All Psyched Up

30 01 2009

If you listen very carefully, you might hear it some time next week. A low, steady, evily amused little twitter. That’s the sound of me snickering as I saunter down to the school with a copy of the report from Roo’s cognitive assessment in hand.

The assessment took three and a half hours. From the other side of a two-way mirror, I watched as the psychologist led Roo through a series of activities and questions, ranging from tedious to even more tedious. I watched as Roo struggled to recreate complicated block patterns. As she kept leaning over to get an upside down glimpse at the psychologist’s notes. As she wandered away from the table to preen in front of  the two-way mirror, making kissy faces and getting her butt waggle on. As she ate a giant bowl of teddybear crackers followed by a giant bowl of gold fish crackers, and declared the hospital “The best place to have a snack!” As she gave the psychologist an interesting definition of the word holiday when asked. “A holiday is a day when you get to play hookey from school. I’m having a holiday today!” Three and a half hours. By the end, Roo was slumping in her seat, twirling her hair into a knotted little nest, and hardly able to hold a pencil. And that was when she was faced with the toughest activities. Lots of printing. Where’s Waldo-esque exercises, and other busy visuals. Spelling. Math. The child amazed me with her tenacity and composure. And the results of all that testing are probably going to shock the shit out of the school.

On overall intelligence and cognitive ability,  Roo scored in the top 10% of kids her age. Math skills typical of a 7 or 8 year old. Spelling and reading? She’s currently functioning at a mid-grade five level. I’m not one to put a great deal of weight into test results, but I can’t help feel a certain sense of validation. Like maybe I’ll be taken more seriously when I tell Roo’s teachers that she is both autistic and gifted, because I have paperwork that backs me up on both accounts. Now I have the ammo I need to make sure that her Individualized Program Plan is not exclusively focused on her weaknesses.  It must also address her strengths, and her need for a more challenging, enriching education. I’m not sure at what point the system officially slaps a gifted label on a kid’s file, but I’m thinking literacy skills that test five grade levels above what’s expected is probably sufficient. Probably.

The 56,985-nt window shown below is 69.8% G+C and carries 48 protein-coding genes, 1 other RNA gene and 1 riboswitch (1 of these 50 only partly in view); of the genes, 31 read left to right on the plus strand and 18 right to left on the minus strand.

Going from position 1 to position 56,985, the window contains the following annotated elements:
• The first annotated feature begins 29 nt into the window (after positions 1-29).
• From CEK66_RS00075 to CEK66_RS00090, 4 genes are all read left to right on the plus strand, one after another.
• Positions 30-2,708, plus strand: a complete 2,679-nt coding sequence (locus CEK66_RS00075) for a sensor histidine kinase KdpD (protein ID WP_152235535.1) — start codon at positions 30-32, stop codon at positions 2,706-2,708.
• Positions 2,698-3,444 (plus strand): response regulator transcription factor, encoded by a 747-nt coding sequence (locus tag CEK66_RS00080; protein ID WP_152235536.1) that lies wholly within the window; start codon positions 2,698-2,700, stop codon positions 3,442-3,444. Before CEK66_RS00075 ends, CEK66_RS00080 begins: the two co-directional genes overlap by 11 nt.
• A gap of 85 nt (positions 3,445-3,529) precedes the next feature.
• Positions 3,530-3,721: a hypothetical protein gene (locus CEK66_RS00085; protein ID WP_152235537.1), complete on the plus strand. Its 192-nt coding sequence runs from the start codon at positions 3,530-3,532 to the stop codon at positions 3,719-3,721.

And as much as I’m savouring the sweet taste of I told you so, something even more important came out of that assessment appointment. The conversation I had with the psychologist. For years, most of our attention has been focussed on Roo. She’s had all the appointments and consultations and diagnosis, and recieved the lion’s share of help, patience, and understanding as a result. Meanwhile, we’ve cobbled together ways of handling Neener’s less obvious but potentially more worrisome issues on our own. But over the past year, we’ve reached a point with Neener – her staggering intelligence, her social confusion, her emotional fragility – that clearly requires more than we alone can provide.  So, I described Neener to the psychologist who did  Roo’s assessment, and asked her for advice on how to get some consults, some assessments, and maybe some help for Neener – and us – too. I basically wanted to know the appropriate entry point into the system for a kid like Neener. Should we see our family doctor, with whom we might be able to get an appointment in a month or two, and hope for a referal? The mental health central intake line, where you’re not much of a priority unless you utter the words “danger to herself or others?” School psychologist? Or more accurately, the lengthy wait-list to see a school psychologist? Or should we just suck in our guts, tighten our belts even tighter, and shell out a few grand for a private psychologist? The doctor listened to my concerns, made some notes, and then said the words every parent with hyper-intelligent, socially challenged, emotionally volatile kids longs to hear: “I’ll put in a referral and see if we can get her fast-tracked in to see someone.” Which means more paperwork, more appointments, more questions. But hopefully, more answers too. The only thing I enjoy more than walking into schools, reports in hand, doing my evil little I told you so snicker is actually having the answers I need to help my kids find their way in the world.

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4 responses

30 01 2009
Lisa

Yah, Roo!

And, take that, Brandee Who-Haw. Put that in your bubble pipe and smoke it!

31 01 2009
Winston

Yay!

Keep making that system work for you.

4 02 2009
trish

hehehehe, we can make them listen to us, and it has taken me 8 years with little miss H, but tomorrow we have an appointment with the school, where she will get to stay in special ed room, no rotary, no music and no effin french and hopefully we can help her back from the abyss of sensory overload to a place where she wants to learn and move foreward. yeah for moms who already knew.
t

21 02 2009
Loose Ends « Domestic Blister

[…] in my mouth? Did Neener chop anybody’s arms off yet? How did the school react to the revelation that Roo is, in fact, a smarty pants? Read […]

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